Mar15SunMarch 15, 2020
Pastor’s Page: For The Grace Vine, April 2020 issue (by Pastor Steve)
One of the little irritations that comes with having a cold is the roller-coaster effect of the medications I often take to deal with its symptoms. In the morning, a “non-drowsy” pill not only drains my sinuses but also gives me a jolt of energy. At night, a different potion makes me sleepy as well as clearing away my congestion. Up, down… up, down… day after day. It’s a relief when I’m finally well enough to wean myself off of that cycle and get back to a more normal state of stability.
Many of us, I think, are probably longing for stability to return to the wider stage as well. There haven’t been very many “ups” in the last few months, but the “downs” have been coming at us non-stop. Energy projects cancelled. Wages cut and jobs lost. Political turmoil at every level. Anger and anxiety over climate change. Market tumbles, sowing fear and worry. And over of it all, the creeping menace of COVID-19, disrupting everything: internationally, regionally, within our city, here at Grace, and in our homes and families. Lately, it’s felt like the trajectory of life as a whole is heading steadily down.
“What does this mean?” That’s a key question in the Small Catechism, and one worth asking now too as we try to interpret all of these setbacks. And in some ways, the best answer arises from the church year, especially the two very different parts of it that we find ourselves in this month. Until Saturday April 11, we’re trudging along the downward path of Lent. Then, starting on Sunday April 12, the trajectory zooms upward at a dizzying angle as we enter the Easter season.
Sometimes people wonder why we bother following the church year anymore. Isn’t it kind of old-fashioned? Wouldn’t it be better to organize church life these days on the basis of current concerns? Instead of looking backwards to remember the key events in Jesus’s life, maybe we ought to look outward at the world instead, and focus on what’s happening right in front of us!
To me, though, it’s at times like these that the church year becomes more meaningful, not less. Yes of course we’re drowning in a deluge of bad news. Why? Because of the sin that infects the whole creation. The Old Testament reading for Ash Wednesday called on us to return to the Lord with all of our heart (Joel 2:12-19), and that’s a theme that permeates all of Lent. We’re sinners, both inadvertently and intentionally. We’re mixed-up, selfish, and blind. We flee from God as if he were the problem, when in reality he’s our only source of hope. These are the reasons why the trajectory of life follows the same downward path that Jesus walked as he made his way to the cross. Just as death lay ahead for him, so it waits for us too. There are consequences for our disobedience, both individually and collectively. The price for our sin must be paid.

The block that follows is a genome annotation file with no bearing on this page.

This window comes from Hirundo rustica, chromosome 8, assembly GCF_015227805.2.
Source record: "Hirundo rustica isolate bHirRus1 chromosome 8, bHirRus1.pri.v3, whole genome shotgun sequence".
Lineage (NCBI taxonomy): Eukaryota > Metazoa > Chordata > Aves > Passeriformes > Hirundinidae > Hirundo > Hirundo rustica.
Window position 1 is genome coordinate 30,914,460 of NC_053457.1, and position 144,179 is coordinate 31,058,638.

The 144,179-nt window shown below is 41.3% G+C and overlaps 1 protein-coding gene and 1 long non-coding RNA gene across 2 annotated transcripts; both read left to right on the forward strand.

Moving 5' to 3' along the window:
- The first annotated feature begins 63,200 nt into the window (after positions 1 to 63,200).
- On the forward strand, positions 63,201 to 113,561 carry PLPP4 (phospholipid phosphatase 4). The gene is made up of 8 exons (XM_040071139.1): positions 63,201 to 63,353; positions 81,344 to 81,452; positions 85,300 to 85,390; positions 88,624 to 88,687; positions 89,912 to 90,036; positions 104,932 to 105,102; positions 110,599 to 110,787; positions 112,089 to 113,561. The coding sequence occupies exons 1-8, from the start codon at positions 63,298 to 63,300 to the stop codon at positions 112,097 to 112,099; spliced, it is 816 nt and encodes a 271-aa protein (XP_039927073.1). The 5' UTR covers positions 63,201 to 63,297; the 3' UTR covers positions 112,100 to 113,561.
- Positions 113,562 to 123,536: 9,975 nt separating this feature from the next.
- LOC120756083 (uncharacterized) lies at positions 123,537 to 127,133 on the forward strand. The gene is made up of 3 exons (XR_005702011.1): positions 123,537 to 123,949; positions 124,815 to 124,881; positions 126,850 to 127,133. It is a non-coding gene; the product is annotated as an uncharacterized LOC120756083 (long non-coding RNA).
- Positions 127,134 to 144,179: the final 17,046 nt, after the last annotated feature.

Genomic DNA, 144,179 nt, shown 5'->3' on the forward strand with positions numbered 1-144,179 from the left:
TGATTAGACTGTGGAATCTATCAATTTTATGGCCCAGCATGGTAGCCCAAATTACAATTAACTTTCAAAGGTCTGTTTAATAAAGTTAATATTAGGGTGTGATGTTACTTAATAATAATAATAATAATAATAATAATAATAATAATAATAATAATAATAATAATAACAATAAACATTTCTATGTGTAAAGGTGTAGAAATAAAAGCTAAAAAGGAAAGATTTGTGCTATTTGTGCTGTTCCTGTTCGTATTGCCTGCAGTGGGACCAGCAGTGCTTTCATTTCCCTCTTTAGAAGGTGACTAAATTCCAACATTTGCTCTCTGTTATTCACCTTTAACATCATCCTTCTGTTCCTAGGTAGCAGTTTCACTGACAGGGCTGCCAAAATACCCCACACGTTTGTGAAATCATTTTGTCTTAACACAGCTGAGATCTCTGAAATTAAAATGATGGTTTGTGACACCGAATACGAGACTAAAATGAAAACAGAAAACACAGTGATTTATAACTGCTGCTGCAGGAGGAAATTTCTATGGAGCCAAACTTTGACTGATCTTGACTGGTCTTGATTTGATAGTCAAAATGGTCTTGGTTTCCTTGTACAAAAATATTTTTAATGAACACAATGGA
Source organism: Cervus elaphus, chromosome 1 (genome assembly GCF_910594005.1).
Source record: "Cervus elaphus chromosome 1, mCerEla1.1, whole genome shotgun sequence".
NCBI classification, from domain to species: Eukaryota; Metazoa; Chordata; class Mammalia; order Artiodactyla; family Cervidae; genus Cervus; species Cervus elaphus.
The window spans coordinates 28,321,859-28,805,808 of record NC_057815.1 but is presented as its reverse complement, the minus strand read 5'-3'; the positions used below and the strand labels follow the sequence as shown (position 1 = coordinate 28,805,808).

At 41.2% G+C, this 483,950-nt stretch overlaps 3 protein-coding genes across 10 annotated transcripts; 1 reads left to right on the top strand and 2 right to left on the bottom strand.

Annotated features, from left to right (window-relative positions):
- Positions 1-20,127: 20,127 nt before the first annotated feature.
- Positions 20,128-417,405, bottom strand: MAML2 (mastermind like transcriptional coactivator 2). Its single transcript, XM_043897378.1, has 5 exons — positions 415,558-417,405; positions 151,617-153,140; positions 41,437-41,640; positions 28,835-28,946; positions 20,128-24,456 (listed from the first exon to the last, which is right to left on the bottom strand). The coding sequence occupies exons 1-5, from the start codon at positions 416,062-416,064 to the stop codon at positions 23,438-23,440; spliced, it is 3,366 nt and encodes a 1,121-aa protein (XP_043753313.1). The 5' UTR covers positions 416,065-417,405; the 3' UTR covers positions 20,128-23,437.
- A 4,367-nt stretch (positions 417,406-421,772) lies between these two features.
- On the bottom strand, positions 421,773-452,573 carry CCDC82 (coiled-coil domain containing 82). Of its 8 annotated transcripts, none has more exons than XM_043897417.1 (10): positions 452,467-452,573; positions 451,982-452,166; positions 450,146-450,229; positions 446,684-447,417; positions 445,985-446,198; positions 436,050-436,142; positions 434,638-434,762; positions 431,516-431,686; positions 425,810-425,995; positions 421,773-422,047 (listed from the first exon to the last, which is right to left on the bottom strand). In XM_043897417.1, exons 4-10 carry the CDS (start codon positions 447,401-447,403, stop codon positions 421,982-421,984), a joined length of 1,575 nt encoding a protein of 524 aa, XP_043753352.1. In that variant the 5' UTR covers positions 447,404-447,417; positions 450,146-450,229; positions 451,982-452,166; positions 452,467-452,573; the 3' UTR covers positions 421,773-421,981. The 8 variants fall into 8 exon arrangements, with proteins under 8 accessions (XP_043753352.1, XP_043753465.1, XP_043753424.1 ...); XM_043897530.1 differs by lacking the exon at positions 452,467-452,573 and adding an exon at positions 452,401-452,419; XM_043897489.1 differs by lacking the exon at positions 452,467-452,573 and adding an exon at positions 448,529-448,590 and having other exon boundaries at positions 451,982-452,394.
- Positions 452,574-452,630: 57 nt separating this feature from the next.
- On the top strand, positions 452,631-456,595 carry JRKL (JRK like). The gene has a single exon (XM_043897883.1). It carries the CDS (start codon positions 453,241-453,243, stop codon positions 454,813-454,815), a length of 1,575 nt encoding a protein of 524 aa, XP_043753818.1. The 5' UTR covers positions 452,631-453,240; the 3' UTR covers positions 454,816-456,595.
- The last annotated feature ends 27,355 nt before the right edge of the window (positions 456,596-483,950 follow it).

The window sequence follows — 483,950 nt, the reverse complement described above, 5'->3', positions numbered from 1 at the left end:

Do any of us enjoy these blunt reminders? No way! But as Jesus once said, it’s only the truth that can set us free. (John 8:32) And the blunt truth the world is showing us in all kinds of ways these days is that we’re neither as smart nor as invincible as we’d like to imagine we are. The matching truth that the church year shows us on a deeper level is that our failures are due to our sin—which not only needs to be confronted on our part, but has already been fully dealt with by God himself. In the person of Jesus, his Son, he never flinched from our failures, but took them all upon himself, carrying them first up onto the cross and then down into the depths of the grave. All of our sin was buried there, with Jesus. That’s where the trajectory of our suffering finally ends.
And then, you see, the whole pattern changes completely on Easter morning—suddenly, unexpectedly, permanently. Out of the grave, new life. From death and decay, immortality. After loss and tears, joyous laughter. Instead of an arc of history that bends steadily downward, all the way into hell itself, a totally unexpected reset of the whole system: “See, I am making all things new!” (Rev 21:5)
I don’t know how much you and I will ever experience, here in this life, of the fullness of this new beginning that Jesus’s resurrection introduced to the world. Maybe things will indeed turn around for us soon, with the pandemic passing, markets rebounding, climatic changes abating, and all the other signs of our frailty and sin settling down and returning to “normal.” But even if not, the abrupt U-turn that the church-year makes on April 12—from the solemnity of Lent to the exuberance of Easter—both summarizes and totally changes the whole of our human experience. Down into the grave? Yes, that’s the first part of the story for sure. But then also up again, into the wonder of a restored creation!
So much to look forward to, dear friends, even in times like these. And the death and resurrection of Jesus is the turning-point. From Lent to Easter, it all changes. Just like that.